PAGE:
Once again there was a moment of total darkness, as we all turned off our lights and stood in the rainforest. It was different from the cave—more alive. We stood in the darkness for a few minutes, and the stars  shone above a lot brighter than they ever are in Houston, or anywhere else. We spent the rest of the night watching the stars off the staircase of the station, talking and listening to the sounds of the rainforest.

Day 4: caving as an afternoon activity

There were two main activites of the day—one involved urine and the other involved feces.

The urine one: we collected our pee in the morning as a nitrogen source to entice the elusive insects of the forest. Essentially, we were comparing the diversity of insects between the canopy and the forest floor. The urine (and a control sample of water) will attract some insects, and we can then quantify the insects and compare biodiversity between the locations.

My Orthoptera of the day were plentiful: a small, striped one that looked like Cornops aquaticum (pictured below) but probably wasn’t because the latter tend to be found in semi-aquatic habitats; a beautiful red-winged grasshopper that I only saw fly away like a bird into the skies, scarlet wings beating; a lovely dull-brown katydid (that I touched! and then immediately un-touched) on a leaf in the jungle; and about four other smaller species that I didn’t know the names of.

A fairly poorly-taken photo of the little cricket Adrienne found on the side of her cup.

The highlight of the day was the caving, which took place in the afternoon. We headed into a local cave that almost no one goes into, and began our trek into the darkness. Honestly, I was more taken by the formations of stalactites and stalagmites (beautiful white crystalline structures, hanging like sharp teeth) than by the tiny biological life forms on the floor (which included worms, millipedes, isopods, ants, the like). There were bats as well, important cave creatures, and we saw a whole flock of baby bats huddled together on the ceiling.

The baby bats huddled at the roof of the cave. PC: Jessica

There was a moment, a very good and unforgettable moment, of total darkness where we all turned off our lights. Something about it was surreal. I grinned the whole time, eyes wide staring into nothing. I swear to you I saw silhouettes of crickets carved into the darkness—this is the level of my imprinting.

Day 3: serpentine king of the jungle

WE SAW A SNAKE TODAY. A very large one. Boa constrictor. Maybe 5 feet? Very pretty, just laying on the ground across from a massive leaf-cutter ant’s nest.

So I think that’s really it for me—that’s all I really came to see, thanks very much. Seeing a snake in the wild is always a thrill, but a boa constrictor in the rain forest is just an unparalleled delight. I do admit the whole experience threw me right back into my on-and-off obsession with herpetology, and I spent the next few hours rolling over logs in the vague hope I’d see another slither out.

The boa constrictor we saw in the middle of the jungle.

We encountered the boa while setting out the camera traps, which was our main project of the day. The project required that we set one camera facing the trail and another paired camera a few minutes off-trail, and this was where the real adventure was at. With Scott machete-ing a path through the thick jungle underbrush and blazing our trail, I felt like a proper Indiana Jones and decided right then to buy a machete as soon as the opportunity arose. The first time we went off trail I spotted my prettiest Orthotera yet—a lubber grasshopper nymph, about 2 cm across, black with abstractly placed yellow and orange stripes. I caught it with a jar, and have it sitting atop my dresser right now, awaiting my Orthoptera lesson tomorrow where I’ll show it off. I’ve attached a picture of it and the quick sketch I made of its patterning. Additionally, someone else found a pink oblong-winged katydid (and as you know, katydids are by far my favorite Orthoptera). Apparently these are genetic mutants, and rare to find in the wild. I kept it for a while, watched it actively defecate in the jar, and then released it after feeling bad that I’d left it in a glass case filled with its own feces. I took a few pictures of it, and managed to snap the only actually-good, well-focused photo I’ve taken so far.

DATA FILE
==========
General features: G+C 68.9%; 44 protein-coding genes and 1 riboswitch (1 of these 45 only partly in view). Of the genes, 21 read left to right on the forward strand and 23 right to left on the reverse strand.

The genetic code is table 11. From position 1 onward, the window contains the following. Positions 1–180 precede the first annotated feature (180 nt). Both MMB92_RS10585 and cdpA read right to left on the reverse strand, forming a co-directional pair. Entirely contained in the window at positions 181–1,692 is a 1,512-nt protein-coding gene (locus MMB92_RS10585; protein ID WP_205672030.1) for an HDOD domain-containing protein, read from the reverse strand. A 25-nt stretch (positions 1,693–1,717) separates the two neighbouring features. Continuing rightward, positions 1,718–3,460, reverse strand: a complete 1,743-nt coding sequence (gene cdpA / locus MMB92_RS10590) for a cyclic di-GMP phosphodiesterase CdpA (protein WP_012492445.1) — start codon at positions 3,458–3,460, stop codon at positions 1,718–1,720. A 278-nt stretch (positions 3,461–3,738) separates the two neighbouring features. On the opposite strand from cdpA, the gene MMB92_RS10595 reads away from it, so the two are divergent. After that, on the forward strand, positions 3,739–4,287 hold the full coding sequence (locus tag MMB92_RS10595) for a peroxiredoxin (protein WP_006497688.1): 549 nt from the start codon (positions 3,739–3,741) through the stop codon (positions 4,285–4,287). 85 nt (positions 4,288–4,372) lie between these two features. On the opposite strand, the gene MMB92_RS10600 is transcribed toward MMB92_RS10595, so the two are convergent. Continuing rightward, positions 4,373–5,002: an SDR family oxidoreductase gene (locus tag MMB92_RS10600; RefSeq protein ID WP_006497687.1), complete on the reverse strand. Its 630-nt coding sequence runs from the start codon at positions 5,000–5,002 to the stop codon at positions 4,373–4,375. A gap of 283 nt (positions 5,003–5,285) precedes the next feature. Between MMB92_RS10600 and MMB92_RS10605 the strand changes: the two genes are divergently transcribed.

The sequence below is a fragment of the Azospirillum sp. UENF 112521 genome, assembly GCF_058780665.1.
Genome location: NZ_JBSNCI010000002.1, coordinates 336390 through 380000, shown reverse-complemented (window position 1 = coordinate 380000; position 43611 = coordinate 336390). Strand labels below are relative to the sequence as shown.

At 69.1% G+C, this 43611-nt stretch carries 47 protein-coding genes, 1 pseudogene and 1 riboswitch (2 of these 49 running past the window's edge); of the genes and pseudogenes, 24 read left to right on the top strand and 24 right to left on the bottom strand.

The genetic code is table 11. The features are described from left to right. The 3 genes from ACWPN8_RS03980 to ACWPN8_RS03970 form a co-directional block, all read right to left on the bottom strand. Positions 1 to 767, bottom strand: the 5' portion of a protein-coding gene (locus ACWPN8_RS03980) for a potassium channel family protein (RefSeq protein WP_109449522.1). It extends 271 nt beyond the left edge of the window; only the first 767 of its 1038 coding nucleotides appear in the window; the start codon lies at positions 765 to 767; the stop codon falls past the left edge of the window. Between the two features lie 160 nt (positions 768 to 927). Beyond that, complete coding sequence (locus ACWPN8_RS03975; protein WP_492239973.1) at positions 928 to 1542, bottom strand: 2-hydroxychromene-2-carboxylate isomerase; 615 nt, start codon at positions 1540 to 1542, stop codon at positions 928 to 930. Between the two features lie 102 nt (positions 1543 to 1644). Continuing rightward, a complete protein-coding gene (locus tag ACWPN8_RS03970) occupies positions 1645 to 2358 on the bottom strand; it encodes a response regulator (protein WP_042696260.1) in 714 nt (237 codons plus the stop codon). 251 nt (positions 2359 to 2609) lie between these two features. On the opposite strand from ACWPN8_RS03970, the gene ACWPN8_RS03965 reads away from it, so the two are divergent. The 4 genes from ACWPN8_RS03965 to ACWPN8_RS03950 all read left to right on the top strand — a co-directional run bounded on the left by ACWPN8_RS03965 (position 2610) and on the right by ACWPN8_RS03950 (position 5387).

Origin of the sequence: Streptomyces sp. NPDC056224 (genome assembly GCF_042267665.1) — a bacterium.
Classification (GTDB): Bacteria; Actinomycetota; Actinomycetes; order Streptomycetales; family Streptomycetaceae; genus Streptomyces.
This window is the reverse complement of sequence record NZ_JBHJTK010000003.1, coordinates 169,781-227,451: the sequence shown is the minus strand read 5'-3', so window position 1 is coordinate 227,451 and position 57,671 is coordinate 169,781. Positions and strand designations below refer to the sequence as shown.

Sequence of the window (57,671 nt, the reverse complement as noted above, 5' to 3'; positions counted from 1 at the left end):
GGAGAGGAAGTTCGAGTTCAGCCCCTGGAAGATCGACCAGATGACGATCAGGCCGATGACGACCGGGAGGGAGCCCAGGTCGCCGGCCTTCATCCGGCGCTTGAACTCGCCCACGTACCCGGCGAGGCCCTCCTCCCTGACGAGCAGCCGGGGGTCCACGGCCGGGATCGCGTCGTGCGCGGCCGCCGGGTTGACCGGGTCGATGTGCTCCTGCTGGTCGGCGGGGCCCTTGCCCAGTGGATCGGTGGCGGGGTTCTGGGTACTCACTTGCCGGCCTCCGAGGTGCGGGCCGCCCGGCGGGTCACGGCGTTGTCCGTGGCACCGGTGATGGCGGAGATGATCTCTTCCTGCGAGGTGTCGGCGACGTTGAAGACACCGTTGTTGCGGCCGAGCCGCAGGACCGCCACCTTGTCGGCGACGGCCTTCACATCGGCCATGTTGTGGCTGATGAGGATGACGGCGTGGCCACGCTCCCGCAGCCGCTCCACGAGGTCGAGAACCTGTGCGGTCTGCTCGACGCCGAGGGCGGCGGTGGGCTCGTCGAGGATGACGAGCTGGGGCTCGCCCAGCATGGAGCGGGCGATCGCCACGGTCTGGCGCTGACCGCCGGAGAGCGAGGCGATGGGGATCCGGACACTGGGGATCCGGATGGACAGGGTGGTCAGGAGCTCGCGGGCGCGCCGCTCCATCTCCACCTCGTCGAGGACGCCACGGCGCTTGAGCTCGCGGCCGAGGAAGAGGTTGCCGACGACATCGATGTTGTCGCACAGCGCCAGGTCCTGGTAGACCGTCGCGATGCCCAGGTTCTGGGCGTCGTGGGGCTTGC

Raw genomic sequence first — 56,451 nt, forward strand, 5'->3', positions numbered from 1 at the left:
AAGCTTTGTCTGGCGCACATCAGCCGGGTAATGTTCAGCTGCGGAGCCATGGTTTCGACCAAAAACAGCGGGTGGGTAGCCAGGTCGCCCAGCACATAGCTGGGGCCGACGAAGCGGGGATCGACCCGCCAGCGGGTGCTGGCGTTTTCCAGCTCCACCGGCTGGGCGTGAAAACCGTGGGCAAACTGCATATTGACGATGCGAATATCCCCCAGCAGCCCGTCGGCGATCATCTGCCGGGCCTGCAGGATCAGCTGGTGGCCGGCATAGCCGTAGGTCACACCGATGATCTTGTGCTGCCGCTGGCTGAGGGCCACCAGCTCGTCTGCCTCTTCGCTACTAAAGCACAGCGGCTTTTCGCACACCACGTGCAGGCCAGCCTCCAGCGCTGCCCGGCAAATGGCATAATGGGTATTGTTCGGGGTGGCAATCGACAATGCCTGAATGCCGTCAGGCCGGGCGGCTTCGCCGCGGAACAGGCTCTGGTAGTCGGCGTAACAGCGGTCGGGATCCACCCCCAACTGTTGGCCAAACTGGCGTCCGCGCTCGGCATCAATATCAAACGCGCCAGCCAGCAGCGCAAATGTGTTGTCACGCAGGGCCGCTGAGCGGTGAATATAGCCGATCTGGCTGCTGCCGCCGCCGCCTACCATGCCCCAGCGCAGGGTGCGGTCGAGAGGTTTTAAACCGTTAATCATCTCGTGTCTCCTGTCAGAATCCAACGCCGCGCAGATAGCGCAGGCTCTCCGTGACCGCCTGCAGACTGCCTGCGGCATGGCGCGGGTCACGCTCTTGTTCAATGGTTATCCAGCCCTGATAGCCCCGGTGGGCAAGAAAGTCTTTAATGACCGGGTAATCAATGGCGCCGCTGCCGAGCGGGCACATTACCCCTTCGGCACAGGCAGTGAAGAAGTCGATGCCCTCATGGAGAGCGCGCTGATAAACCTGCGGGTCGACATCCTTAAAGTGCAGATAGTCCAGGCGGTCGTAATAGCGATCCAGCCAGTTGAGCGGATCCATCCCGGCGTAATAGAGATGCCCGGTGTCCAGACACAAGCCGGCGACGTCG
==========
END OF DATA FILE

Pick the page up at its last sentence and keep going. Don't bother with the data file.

The rare pink katydid we caught on the edges of the road.
A lubber grasshopper nymph looking very pretty in this jar.

As of yet I have not touched an Orthoptera, and this is starting to weigh on me psychologically. I feel slightly like an unloving mother. Maybe tomorrow the resolve will strengthen, but no promises.


Day 2: the real life rainforest

Today was a good day for Orthoptera. We headed out of Crystal Paradise and down to Las Cuevas, with a few pit stops in between—one of which was Rio-on Pools, a freshwater spring-like area that heavily lent itself to swimming. A cricket exoskeleton, black and white striped, was found there, but this was not the true hotspot of Orthoptera. The latter was at Caracol, a partially excavated Mayan dune. Here, I immediately encountered two grasshoppers, light brown with slightly striped abdomen and femurs. Though I couldn’t identify them in the field, looking at my taxon card they looked almost exactly the same as Lactista azteca, so that’s what I will consider them as. I saw two more of these atop the stones and in the grass of the Mayan structures. I attached a picture of the first view we got of the tall Mayan buildings, since that may have been one of the most breath-taking sights of the day.

The exact first sight I saw of the Mayan ruins.